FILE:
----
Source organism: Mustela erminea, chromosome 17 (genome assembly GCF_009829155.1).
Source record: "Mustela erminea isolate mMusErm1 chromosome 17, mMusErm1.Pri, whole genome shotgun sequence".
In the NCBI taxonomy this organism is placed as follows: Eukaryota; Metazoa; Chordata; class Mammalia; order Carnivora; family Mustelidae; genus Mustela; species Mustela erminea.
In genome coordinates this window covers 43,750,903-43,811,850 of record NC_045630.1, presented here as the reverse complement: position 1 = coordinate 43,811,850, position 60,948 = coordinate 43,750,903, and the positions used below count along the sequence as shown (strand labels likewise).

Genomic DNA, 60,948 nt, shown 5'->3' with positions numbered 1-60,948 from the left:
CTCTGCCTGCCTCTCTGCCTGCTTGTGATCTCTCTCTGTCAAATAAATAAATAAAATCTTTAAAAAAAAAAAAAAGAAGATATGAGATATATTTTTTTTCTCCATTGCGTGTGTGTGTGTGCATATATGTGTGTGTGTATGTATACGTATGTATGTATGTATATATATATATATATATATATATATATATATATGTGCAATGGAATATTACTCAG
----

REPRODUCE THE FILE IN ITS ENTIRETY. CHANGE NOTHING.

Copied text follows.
Source organism: Mustela erminea, chromosome 17 (genome assembly GCF_009829155.1).
Source record: "Mustela erminea isolate mMusErm1 chromosome 17, mMusErm1.Pri, whole genome shotgun sequence".
In the NCBI taxonomy this organism is placed as follows: Eukaryota; Metazoa; Chordata; class Mammalia; order Carnivora; family Mustelidae; genus Mustela; species Mustela erminea.
In genome coordinates this window covers 43,750,903-43,811,850 of record NC_045630.1, presented here as the reverse complement: position 1 = coordinate 43,811,850, position 60,948 = coordinate 43,750,903, and the positions used below count along the sequence as shown (strand labels likewise).

Genomic DNA, 60,948 nt, shown 5'->3' with positions numbered 1-60,948 from the left:
CTCTGCCTGCCTCTCTGCCTGCTTGTGATCTCTCTCTGTCAAATAAATAAATAAAATCTTTAAAAAAAAAAAAAAGAAGATATGAGATATATTTTTTTTCTCCATTGCGTGTGTGTGTGTGCATATATGTGTGTGTGTATGTATACGTATGTATGTATGTATATATATATATATATATATATATATATATATATGTGCAATGGAATATTACTCAG